LAS VEGAS – Japan Today
New James Bond footage from Hollywood studio MGM shook and stirred the movie theater industry’s CinemaCon summit in Las Vegas Tuesday, as executives struck a defiant note about the future of the big screen.
A nine-minute clip from “No Time To Die” — billed as Daniel Craig’s final 007 outing, and the series’ 25th installment — showed Bond apparently awakening from an explosion in a picturesque Italian village, before plunging into a series of car and motorbike chases.
In traditional fashion for the British super-spy, Bond inflicted violence on his foes using his fists and deadly machine-gun gadgets fitted into the headlights of his Aston Martin.
The plot picks up after 2015’s “Spectre,” with the loyalty of love interest Madeleine Swann (Lea Seydoux) now seemingly called into question.
The film has been delayed multiple times by COVID, and is of huge importance to movie theaters this year as Hollywood hopes to entice viewers back to cinemas despite the pandemic.
“Though we know it feels like a long time coming, it was important to us to release this movie when fans can watch James Bond, as it’s intended to be enjoyed — on the big screen,” MGM film chief Michael De Luca said, to a loud ovation.
No mention was made of MGM’s recent acquisition by Amazon.
Long-standing Bond producers Barbara Broccoli and Michael G Wilson have insisted that upcoming 007 films will still appear in theaters.
But the spy franchise was seen as a crown jewel in the $8.45 billion deal intended to boost Amazon’s streaming presence, as competition intensifies in the on-demand market.
The annual CinemaCon sees Hollywood studios bring glitzy stars and never-before-seen footage to a Las Vegas casino to woo theater bosses.
After a year’s absence due to COVID, it is taking place again despite fears about the Delta variant, and A-listers have largely stayed away from this week’s Las Vegas event.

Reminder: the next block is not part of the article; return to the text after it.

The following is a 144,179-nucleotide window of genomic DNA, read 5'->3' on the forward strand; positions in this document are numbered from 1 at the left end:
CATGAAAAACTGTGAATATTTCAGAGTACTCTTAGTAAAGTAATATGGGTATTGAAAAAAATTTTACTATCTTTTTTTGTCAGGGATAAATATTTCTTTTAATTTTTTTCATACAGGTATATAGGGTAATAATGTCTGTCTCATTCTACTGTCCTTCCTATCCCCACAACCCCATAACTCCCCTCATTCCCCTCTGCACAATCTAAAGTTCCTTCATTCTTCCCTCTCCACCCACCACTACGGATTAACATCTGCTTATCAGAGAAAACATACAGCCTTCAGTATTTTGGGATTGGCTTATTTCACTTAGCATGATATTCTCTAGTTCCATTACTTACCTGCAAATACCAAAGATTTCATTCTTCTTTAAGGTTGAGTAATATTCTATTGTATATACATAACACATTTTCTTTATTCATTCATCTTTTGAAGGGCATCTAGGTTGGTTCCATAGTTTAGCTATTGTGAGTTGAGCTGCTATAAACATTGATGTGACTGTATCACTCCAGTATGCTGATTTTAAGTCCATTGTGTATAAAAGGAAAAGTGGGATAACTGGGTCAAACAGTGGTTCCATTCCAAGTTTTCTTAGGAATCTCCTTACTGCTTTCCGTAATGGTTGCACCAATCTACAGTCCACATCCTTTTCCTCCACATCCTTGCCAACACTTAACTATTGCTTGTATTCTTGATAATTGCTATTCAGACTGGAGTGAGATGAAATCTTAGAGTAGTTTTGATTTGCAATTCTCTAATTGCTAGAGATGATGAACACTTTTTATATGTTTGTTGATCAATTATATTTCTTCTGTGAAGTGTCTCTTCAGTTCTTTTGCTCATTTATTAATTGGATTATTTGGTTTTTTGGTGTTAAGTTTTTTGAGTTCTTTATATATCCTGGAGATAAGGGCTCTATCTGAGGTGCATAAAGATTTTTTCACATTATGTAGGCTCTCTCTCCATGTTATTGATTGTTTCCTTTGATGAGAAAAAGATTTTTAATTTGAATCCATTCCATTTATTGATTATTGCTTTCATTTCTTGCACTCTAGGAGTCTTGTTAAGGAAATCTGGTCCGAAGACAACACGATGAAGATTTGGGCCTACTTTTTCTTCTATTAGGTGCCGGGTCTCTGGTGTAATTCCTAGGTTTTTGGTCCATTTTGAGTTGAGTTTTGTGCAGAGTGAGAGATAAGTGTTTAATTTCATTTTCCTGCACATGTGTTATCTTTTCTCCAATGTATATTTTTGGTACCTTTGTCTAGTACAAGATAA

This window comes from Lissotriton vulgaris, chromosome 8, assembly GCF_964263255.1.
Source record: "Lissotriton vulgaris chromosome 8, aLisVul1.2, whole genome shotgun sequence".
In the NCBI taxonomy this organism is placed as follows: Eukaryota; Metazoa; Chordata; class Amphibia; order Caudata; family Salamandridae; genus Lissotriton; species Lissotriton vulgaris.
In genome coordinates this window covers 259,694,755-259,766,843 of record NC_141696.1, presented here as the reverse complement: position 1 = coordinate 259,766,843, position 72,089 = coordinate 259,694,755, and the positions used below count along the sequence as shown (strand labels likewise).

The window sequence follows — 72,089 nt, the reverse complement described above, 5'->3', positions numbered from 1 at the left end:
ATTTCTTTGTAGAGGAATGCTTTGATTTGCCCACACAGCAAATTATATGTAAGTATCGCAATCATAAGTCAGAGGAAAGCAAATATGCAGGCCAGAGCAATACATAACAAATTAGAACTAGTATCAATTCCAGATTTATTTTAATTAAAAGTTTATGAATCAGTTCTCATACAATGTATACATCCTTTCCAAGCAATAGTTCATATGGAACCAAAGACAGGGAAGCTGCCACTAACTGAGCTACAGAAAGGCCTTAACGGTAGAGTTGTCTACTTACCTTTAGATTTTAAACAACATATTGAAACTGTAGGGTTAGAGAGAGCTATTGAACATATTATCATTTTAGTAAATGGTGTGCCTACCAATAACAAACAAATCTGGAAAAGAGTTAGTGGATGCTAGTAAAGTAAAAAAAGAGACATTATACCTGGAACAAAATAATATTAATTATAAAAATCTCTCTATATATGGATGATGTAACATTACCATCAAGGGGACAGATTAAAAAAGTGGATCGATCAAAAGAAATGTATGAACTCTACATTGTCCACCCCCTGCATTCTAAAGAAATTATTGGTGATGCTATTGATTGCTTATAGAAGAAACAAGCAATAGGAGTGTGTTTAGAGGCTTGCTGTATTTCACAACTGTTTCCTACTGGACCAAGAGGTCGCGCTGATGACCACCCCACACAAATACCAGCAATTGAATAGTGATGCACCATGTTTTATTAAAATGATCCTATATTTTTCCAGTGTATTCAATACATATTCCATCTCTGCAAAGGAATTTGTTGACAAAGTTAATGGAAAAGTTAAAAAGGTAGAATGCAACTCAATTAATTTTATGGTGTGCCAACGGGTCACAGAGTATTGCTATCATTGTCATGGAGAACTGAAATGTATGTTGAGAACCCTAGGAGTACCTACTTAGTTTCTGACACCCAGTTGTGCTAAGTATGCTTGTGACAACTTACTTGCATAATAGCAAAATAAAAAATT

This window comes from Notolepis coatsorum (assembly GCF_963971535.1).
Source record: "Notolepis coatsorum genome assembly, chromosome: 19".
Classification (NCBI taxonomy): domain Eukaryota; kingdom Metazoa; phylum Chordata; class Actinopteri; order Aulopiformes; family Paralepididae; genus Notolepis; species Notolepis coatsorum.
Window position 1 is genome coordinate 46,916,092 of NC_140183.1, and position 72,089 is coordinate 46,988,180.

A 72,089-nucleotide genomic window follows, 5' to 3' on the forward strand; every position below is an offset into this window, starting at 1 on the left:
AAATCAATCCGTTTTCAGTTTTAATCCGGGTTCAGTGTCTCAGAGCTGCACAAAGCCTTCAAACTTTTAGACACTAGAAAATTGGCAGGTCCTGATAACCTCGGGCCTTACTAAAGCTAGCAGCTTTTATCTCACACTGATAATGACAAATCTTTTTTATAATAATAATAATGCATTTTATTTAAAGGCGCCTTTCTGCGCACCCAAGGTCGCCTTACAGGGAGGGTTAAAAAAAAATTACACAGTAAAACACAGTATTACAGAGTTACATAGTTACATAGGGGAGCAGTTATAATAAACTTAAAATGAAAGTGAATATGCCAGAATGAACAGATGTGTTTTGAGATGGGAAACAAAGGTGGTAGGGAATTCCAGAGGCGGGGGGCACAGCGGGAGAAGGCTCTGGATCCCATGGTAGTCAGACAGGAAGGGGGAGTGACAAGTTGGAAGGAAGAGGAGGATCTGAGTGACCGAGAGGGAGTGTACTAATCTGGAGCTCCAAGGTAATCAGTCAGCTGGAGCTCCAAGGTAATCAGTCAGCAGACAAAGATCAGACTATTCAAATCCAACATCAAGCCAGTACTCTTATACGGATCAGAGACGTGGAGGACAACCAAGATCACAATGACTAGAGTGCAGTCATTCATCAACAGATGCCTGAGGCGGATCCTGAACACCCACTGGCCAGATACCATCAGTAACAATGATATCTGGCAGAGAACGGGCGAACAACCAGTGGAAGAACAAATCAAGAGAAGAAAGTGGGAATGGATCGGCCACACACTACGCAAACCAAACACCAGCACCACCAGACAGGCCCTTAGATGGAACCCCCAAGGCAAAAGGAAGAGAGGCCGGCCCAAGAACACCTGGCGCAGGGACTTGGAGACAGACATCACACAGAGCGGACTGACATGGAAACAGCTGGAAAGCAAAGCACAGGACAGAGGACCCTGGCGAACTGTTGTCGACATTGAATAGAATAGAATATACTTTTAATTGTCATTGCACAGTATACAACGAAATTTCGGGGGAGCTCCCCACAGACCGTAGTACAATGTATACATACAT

But with nearly 90 percent of domestic theaters now back open, executives at Caesars Palace have repeatedly emphasized positive prospects for the big screen.
“There is only one way to create a billion-dollar movie franchise — show movies in movie theaters first,” said Adam Aron, chair of giant movie theater chain AMC.
Exhibiting their wares later Tuesday are Warner Bros, who angered many Hollywood filmmakers and movie theaters this year by releasing all of their titles simultaneously on the HBO Max streaming platform.
The studio has entered deals to restore a “window” in which movies will be exclusive to theaters next year.
The MGM presentation also featured footage from upcoming Ridley Scott drama “House of Gucci” starring a glittering ensemble including Lady Gaga and Adam Driver, as well as a new movie musical of “Cyrano” led by Peter Dinklage (“Game of Thrones.”)
Advance footage was shown of “Samaritan,” starring Sylvester Stallone as a disillusioned former vigilante with superhero powers, determined to clear up a crime-ridden city.
“No Time To Die” gets its world premiere in London on September 28.
It opens in Japan on Oct 1.